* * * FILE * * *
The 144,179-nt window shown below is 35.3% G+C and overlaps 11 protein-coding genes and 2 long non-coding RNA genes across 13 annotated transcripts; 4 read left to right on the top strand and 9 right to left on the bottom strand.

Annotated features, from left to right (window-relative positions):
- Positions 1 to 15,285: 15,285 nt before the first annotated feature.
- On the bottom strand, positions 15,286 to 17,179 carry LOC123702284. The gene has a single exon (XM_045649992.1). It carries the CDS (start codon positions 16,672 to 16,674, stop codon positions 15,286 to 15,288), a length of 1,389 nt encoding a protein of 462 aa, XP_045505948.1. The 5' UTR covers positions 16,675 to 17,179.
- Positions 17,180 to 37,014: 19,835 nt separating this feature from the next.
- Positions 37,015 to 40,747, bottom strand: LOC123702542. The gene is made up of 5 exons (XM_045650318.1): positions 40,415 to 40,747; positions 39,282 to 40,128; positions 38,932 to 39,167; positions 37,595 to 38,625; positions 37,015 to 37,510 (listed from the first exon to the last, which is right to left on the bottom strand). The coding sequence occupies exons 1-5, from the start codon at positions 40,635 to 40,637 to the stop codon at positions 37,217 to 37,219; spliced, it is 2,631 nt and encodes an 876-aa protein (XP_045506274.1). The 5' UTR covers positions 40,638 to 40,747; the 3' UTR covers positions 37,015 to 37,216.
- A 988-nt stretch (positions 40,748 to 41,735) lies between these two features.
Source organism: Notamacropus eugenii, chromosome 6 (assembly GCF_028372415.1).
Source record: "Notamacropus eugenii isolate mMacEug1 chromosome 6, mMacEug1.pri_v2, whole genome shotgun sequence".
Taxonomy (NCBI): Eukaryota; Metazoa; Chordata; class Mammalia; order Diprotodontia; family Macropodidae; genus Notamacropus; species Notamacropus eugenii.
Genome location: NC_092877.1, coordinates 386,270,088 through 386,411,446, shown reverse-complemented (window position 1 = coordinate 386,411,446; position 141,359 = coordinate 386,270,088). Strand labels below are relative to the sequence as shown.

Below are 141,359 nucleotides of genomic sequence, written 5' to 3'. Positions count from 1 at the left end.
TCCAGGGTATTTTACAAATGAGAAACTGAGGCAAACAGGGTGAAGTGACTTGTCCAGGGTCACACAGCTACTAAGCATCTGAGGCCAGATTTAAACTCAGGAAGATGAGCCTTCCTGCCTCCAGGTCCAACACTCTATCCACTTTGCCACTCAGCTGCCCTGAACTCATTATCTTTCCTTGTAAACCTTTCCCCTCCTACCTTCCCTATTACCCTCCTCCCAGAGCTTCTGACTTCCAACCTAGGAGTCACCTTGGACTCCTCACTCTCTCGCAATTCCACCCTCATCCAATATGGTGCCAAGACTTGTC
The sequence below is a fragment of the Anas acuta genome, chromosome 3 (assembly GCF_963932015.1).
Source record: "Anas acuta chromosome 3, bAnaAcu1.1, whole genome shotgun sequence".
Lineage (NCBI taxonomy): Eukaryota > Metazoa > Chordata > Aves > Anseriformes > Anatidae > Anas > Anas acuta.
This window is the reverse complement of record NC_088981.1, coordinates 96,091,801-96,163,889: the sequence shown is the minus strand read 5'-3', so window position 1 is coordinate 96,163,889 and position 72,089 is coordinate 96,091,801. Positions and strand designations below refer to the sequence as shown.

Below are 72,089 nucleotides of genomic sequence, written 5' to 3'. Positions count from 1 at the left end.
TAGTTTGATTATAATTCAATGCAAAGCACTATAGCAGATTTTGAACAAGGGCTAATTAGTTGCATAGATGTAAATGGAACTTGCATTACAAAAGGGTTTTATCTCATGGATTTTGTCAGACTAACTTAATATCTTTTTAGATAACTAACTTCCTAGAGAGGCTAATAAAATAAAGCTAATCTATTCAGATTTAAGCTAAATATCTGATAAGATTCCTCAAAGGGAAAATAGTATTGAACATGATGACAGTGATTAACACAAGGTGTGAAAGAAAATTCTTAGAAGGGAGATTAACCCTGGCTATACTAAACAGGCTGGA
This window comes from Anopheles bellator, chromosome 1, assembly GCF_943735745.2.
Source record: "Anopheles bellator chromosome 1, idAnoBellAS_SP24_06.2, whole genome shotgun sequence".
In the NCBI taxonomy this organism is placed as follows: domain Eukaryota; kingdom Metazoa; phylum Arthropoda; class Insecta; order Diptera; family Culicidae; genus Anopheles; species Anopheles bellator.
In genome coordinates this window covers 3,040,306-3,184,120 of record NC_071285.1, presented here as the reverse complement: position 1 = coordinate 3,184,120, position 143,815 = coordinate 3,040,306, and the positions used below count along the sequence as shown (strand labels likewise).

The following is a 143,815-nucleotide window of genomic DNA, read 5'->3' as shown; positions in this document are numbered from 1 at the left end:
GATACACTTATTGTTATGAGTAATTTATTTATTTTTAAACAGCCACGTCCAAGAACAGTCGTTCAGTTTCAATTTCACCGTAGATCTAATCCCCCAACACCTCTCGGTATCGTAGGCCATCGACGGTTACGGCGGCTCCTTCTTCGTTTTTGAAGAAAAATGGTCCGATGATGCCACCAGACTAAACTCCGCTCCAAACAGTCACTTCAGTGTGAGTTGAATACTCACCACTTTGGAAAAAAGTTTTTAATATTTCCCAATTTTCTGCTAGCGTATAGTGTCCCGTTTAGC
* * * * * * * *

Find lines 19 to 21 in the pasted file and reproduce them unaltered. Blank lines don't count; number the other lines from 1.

TAGTTTGATTATAATTCAATGCAAAGCACTATAGCAGATTTTGAACAAGGGCTAATTAGTTGCATAGATGTAAATGGAACTTGCATTACAAAAGGGTTTTATCTCATGGATTTTGTCAGACTAACTTAATATCTTTTTAGATAACTAACTTCCTAGAGAGGCTAATAAAATAAAGCTAATCTATTCAGATTTAAGCTAAATATCTGATAAGATTCCTCAAAGGGAAAATAGTATTGAACATGATGACAGTGATTAACACAAGGTGTGAAAGAAAATTCTTAGAAGGGAGATTAACCCTGGCTATACTAAACAGGCTGGA
This window comes from Anopheles bellator, chromosome 1, assembly GCF_943735745.2.
Source record: "Anopheles bellator chromosome 1, idAnoBellAS_SP24_06.2, whole genome shotgun sequence".